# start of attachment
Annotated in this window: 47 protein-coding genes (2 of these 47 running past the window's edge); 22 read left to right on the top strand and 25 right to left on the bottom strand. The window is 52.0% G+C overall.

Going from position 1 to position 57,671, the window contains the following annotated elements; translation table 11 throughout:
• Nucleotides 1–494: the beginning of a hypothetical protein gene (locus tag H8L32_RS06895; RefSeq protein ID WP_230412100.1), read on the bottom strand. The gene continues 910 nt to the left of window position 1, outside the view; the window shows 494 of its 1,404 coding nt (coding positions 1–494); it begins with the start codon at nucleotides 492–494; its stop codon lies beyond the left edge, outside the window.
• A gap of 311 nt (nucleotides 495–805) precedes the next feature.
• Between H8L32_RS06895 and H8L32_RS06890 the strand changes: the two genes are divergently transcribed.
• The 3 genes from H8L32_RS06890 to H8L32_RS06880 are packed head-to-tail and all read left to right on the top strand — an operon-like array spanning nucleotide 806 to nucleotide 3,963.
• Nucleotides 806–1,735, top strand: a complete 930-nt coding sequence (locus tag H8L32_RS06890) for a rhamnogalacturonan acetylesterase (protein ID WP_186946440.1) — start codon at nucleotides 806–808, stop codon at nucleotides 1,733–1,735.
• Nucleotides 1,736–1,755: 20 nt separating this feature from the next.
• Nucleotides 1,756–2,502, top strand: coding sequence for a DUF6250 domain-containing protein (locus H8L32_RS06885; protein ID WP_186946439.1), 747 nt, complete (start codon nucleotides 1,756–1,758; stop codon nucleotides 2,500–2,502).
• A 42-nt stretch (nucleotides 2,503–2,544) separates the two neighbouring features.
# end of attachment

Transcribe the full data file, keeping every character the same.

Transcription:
Annotated in this window: 47 protein-coding genes (2 of these 47 running past the window's edge); 22 read left to right on the top strand and 25 right to left on the bottom strand. The window is 52.0% G+C overall.

Going from position 1 to position 57,671, the window contains the following annotated elements; translation table 11 throughout:
• Nucleotides 1–494: the beginning of a hypothetical protein gene (locus tag H8L32_RS06895; RefSeq protein ID WP_230412100.1), read on the bottom strand. The gene continues 910 nt to the left of window position 1, outside the view; the window shows 494 of its 1,404 coding nt (coding positions 1–494); it begins with the start codon at nucleotides 492–494; its stop codon lies beyond the left edge, outside the window.
• A gap of 311 nt (nucleotides 495–805) precedes the next feature.
• Between H8L32_RS06895 and H8L32_RS06890 the strand changes: the two genes are divergently transcribed.
• The 3 genes from H8L32_RS06890 to H8L32_RS06880 are packed head-to-tail and all read left to right on the top strand — an operon-like array spanning nucleotide 806 to nucleotide 3,963.
• Nucleotides 806–1,735, top strand: a complete 930-nt coding sequence (locus tag H8L32_RS06890) for a rhamnogalacturonan acetylesterase (protein ID WP_186946440.1) — start codon at nucleotides 806–808, stop codon at nucleotides 1,733–1,735.
• Nucleotides 1,736–1,755: 20 nt separating this feature from the next.
• Nucleotides 1,756–2,502, top strand: coding sequence for a DUF6250 domain-containing protein (locus H8L32_RS06885; protein ID WP_186946439.1), 747 nt, complete (start codon nucleotides 1,756–1,758; stop codon nucleotides 2,500–2,502).
• A 42-nt stretch (nucleotides 2,503–2,544) separates the two neighbouring features.